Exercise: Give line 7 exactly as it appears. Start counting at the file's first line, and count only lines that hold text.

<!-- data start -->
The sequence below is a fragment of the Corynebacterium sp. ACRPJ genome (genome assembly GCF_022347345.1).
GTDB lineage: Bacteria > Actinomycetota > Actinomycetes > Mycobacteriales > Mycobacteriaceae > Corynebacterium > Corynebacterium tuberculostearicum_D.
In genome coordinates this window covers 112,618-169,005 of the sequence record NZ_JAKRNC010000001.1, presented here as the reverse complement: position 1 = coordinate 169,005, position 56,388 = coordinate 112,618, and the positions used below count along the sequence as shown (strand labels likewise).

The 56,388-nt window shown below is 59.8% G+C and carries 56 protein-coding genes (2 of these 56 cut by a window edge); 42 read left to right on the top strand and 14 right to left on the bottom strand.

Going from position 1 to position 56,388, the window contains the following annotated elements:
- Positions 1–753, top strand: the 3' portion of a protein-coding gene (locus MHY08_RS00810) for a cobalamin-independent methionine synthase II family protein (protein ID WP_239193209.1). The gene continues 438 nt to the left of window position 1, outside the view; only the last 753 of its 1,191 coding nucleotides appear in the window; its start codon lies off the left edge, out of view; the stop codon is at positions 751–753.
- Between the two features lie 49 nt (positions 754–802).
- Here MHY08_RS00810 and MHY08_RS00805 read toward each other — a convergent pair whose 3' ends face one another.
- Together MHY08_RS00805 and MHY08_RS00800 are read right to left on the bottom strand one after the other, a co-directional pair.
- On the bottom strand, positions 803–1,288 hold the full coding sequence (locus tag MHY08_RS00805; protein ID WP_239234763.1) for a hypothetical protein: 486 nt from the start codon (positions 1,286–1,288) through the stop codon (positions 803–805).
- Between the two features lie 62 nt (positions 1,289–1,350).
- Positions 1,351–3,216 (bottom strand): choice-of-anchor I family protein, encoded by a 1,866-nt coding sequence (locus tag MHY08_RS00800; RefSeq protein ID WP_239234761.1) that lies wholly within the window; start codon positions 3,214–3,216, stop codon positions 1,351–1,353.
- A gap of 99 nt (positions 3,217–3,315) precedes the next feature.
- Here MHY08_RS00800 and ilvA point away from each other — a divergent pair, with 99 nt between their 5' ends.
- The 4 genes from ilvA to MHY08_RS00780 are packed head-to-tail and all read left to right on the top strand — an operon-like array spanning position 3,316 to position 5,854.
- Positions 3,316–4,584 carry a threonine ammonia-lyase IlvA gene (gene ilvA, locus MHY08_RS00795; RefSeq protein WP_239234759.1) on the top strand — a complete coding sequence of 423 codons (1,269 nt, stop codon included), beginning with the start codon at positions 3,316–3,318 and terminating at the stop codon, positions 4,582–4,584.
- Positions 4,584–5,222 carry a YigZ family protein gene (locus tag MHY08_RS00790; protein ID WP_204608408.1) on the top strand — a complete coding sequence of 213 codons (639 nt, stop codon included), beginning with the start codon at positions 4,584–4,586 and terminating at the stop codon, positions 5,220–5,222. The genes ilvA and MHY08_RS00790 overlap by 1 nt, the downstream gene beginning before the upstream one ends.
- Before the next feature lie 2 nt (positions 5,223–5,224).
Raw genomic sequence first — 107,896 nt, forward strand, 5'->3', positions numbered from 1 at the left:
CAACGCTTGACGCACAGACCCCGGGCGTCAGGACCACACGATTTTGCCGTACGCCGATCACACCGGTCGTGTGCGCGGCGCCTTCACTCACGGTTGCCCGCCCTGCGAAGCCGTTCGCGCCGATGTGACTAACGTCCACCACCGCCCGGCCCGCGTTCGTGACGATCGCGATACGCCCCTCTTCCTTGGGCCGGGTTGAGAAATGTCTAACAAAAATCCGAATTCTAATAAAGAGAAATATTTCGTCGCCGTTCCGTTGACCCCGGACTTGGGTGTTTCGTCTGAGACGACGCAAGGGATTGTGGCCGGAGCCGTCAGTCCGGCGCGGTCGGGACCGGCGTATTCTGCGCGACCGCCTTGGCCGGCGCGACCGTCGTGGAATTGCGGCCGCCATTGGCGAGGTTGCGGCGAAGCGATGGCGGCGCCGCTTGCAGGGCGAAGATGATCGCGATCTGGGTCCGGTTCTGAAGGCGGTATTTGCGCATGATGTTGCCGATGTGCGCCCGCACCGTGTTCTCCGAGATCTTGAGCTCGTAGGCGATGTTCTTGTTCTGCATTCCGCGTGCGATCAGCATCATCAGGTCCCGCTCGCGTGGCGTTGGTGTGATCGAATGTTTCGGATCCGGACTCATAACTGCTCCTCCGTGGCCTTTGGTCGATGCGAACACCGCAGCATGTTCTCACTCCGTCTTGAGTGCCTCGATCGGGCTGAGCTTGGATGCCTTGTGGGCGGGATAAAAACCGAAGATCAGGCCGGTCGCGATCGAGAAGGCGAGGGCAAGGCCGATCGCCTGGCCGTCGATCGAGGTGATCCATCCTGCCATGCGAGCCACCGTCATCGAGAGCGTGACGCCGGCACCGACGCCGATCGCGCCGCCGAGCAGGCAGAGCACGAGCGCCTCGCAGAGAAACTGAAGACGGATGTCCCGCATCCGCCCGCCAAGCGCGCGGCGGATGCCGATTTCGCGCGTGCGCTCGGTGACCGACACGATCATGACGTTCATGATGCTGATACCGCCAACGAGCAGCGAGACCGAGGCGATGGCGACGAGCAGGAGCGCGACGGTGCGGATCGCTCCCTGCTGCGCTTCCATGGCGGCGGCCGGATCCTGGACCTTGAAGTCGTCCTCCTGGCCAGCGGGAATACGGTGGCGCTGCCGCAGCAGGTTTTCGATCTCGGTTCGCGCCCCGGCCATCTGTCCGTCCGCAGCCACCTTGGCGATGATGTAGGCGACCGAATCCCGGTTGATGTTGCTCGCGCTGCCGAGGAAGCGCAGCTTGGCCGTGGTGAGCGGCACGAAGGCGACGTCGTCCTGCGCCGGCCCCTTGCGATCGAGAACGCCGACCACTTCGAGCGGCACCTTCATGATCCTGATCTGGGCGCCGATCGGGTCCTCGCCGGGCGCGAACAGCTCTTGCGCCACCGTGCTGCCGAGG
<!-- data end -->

- Between the two features lie 49 nt (positions 754–802).